When people talk about Pixar films, the general concensus is that they offer something for adults as well as children. That's a useful goal in a panto, since there will be a mixture of age groups in the audience. There were a few jokes which involved slightly risque puns, e.g. "Can I feel your baps?", but they didn't really appeal to me. A better example came during the slapstick scene, which involved building a box. This was done in the style of Laurel and Hardy, with the classic example of anaphora resolution. ("When I nod my head, you hit it." "Right!") This was probably new to the kids, so it worked purely at face value. However, Barbie was able to add something to the scene, by turning away and covering her eyes in recognition of the inevitable; the youngsters probably wouldn't pick up on it, but adults would. Mind you, I think it's slightly unfair that I got soaking wet (in the audience) while Barbie (on stage) stayed completely dry!

One slight drawback to audience participation is that the audience might not do what they're supposed to. For instance, at one point the main villain (Fleshcreep) sets the scene by describing the cloud kingdom (where the giant lives). This was all done in rhyme, so I don't recall the exact words, but it he said something like "The giant is the absolute ruler". At this point, things went slightly awry.

Voices from the audience: "Oh no he isn't!"
Fleshcreep: "Yes, really, he is!"
Audience: "Oh no he isn't!"
Fleshcreep: "Please agree that he is, or we'll be here all night!"

A bit later, there was the traditional back and forth, and he then said to the audience "Right, this is the bit where you say that!" So, I guess that's something to be careful of when you write a pantomime: try to avoid things that the audience might latch onto by mistake.

(Of course, I don't have a perfect track record at this: I've previously described my trip to see Pinocchio as a child.)

On the plus side, I was particularly impressed by the guy playing the Dame: he did an excellent job of thinking on his feet, and improvising to deal with the unexpected.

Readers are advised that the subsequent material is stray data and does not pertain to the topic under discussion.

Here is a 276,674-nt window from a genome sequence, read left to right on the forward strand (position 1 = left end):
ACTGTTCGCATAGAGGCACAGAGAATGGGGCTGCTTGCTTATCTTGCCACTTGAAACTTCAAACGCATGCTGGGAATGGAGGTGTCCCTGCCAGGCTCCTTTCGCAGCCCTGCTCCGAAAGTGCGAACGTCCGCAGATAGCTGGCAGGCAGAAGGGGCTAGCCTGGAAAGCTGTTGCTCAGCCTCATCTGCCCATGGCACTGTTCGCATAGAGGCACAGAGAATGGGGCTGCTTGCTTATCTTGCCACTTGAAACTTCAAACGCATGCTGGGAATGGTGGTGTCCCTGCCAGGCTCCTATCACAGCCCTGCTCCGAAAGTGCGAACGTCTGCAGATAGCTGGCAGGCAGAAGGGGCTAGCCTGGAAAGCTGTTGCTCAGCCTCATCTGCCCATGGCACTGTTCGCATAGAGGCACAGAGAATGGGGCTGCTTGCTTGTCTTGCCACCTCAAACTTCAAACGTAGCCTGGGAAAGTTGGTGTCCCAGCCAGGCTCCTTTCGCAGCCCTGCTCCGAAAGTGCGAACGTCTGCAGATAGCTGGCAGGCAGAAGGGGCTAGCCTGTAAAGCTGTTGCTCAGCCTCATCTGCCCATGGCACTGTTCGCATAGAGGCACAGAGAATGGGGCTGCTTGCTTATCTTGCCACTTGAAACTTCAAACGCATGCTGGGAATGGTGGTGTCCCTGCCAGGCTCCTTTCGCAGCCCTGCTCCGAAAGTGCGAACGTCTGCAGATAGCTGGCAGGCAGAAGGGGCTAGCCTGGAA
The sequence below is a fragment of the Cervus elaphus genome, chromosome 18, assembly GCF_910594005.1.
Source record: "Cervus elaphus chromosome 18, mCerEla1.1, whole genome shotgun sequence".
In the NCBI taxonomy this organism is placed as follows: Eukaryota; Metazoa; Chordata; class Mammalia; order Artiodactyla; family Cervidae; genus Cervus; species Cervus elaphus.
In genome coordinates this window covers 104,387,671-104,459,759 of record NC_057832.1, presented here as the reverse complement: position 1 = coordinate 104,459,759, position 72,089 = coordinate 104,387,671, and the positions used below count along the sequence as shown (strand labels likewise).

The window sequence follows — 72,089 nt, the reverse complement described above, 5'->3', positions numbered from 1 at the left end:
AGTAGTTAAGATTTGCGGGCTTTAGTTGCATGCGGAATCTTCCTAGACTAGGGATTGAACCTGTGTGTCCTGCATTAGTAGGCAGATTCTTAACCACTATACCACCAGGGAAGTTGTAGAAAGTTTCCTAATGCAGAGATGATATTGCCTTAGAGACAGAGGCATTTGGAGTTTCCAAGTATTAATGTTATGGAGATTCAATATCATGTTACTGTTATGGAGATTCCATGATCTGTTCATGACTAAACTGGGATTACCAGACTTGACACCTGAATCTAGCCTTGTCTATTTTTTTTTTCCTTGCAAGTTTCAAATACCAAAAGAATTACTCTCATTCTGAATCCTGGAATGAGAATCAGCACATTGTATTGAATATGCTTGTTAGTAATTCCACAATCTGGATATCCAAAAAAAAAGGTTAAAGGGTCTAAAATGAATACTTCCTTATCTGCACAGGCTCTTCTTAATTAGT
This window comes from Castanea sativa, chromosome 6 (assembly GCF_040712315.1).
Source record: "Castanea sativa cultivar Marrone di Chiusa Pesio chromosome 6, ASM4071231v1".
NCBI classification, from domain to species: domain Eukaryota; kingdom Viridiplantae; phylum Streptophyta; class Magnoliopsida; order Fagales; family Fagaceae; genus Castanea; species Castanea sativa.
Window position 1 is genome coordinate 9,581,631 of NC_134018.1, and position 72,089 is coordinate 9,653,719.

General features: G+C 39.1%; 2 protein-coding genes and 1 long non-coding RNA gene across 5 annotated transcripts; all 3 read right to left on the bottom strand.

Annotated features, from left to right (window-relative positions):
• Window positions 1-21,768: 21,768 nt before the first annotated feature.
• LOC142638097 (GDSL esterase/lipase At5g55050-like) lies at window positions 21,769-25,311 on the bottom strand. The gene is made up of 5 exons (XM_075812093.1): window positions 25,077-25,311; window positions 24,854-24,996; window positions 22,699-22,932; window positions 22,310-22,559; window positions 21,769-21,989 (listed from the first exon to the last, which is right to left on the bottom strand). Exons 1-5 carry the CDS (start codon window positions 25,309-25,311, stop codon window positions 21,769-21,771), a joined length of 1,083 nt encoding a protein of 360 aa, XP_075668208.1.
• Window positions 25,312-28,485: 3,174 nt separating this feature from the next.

As an aside, I briefly met the guys who played Fleshcreep and the Dame after the performance, but I didn't recognise either of them without the costume/make-up! Speaking of make-up, I did notice a slight resemblance between Fleshcreep and a Wraith (from Stargate Atlantis), i.e. diagonal "cuts" under the eyes; I'm not sure whether that was deliberate. The only minor problem I noticed was near the end, when Fleshcreep lifted his arms in the air, so his sleeves fell back and the green make-up didn't quite extend far enough past his wrists. Still, that's easy enough to resolve, so they probably corrected it in subsequent performances.

One other interesting thing about this performance was that they put some thought into the plot. In the comic Fables, there's a scene where Jack (now an adult) is trying to con someone out of money. He claimed that he still had the other four magic beans, since only one had formed the beanstalk, which led to the following exchange:
"They're very rare, and I bought the only five of them left."
"How rare could they be if they were selling at the rate of five beans per cow?"

In the panto, they got round this by saying that a fairy had deliberately chosen Jack as her champion: since she wasn't allowed to directly intervene, this was her way of nudging events in the right direction.

So, it was definitely worth the trip, and I may well go back next year for their next production.